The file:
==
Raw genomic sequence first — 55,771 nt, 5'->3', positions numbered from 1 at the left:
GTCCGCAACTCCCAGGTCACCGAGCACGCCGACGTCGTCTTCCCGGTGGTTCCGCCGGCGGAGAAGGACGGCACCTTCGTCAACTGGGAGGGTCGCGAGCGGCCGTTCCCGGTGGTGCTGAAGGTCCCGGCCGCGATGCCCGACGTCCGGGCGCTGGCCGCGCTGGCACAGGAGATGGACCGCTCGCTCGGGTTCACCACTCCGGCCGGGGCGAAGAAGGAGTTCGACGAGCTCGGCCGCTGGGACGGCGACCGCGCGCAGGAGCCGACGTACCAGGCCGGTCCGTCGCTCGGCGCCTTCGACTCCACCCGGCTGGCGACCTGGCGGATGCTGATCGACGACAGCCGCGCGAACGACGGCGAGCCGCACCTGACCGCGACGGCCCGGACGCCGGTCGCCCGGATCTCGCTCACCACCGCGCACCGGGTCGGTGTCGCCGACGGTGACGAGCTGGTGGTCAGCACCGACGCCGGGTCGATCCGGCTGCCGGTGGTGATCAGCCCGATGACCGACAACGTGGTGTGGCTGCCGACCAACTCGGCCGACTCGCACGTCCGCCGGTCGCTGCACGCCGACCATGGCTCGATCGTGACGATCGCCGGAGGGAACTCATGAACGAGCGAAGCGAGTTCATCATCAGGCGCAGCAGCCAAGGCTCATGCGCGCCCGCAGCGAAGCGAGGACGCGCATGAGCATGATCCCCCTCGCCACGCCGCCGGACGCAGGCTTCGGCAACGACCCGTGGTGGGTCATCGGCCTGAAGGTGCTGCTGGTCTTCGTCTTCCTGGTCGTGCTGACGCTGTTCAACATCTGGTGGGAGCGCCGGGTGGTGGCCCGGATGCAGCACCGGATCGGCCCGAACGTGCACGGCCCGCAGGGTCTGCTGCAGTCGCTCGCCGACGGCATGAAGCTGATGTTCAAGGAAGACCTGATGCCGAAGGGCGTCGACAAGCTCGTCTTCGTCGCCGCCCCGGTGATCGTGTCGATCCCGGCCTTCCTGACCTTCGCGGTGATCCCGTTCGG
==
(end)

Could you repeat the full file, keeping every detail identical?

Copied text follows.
Raw genomic sequence first — 55,771 nt, 5'->3', positions numbered from 1 at the left:
GTCCGCAACTCCCAGGTCACCGAGCACGCCGACGTCGTCTTCCCGGTGGTTCCGCCGGCGGAGAAGGACGGCACCTTCGTCAACTGGGAGGGTCGCGAGCGGCCGTTCCCGGTGGTGCTGAAGGTCCCGGCCGCGATGCCCGACGTCCGGGCGCTGGCCGCGCTGGCACAGGAGATGGACCGCTCGCTCGGGTTCACCACTCCGGCCGGGGCGAAGAAGGAGTTCGACGAGCTCGGCCGCTGGGACGGCGACCGCGCGCAGGAGCCGACGTACCAGGCCGGTCCGTCGCTCGGCGCCTTCGACTCCACCCGGCTGGCGACCTGGCGGATGCTGATCGACGACAGCCGCGCGAACGACGGCGAGCCGCACCTGACCGCGACGGCCCGGACGCCGGTCGCCCGGATCTCGCTCACCACCGCGCACCGGGTCGGTGTCGCCGACGGTGACGAGCTGGTGGTCAGCACCGACGCCGGGTCGATCCGGCTGCCGGTGGTGATCAGCCCGATGACCGACAACGTGGTGTGGCTGCCGACCAACTCGGCCGACTCGCACGTCCGCCGGTCGCTGCACGCCGACCATGGCTCGATCGTGACGATCGCCGGAGGGAACTCATGAACGAGCGAAGCGAGTTCATCATCAGGCGCAGCAGCCAAGGCTCATGCGCGCCCGCAGCGAAGCGAGGACGCGCATGAGCATGATCCCCCTCGCCACGCCGCCGGACGCAGGCTTCGGCAACGACCCGTGGTGGGTCATCGGCCTGAAGGTGCTGCTGGTCTTCGTCTTCCTGGTCGTGCTGACGCTGTTCAACATCTGGTGGGAGCGCCGGGTGGTGGCCCGGATGCAGCACCGGATCGGCCCGAACGTGCACGGCCCGCAGGGTCTGCTGCAGTCGCTCGCCGACGGCATGAAGCTGATGTTCAAGGAAGACCTGATGCCGAAGGGCGTCGACAAGCTCGTCTTCGTCGCCGCCCCGGTGATCGTGTCGATCCCGGCCTTCCTGACCTTCGCGGTGATCCCGTTCGG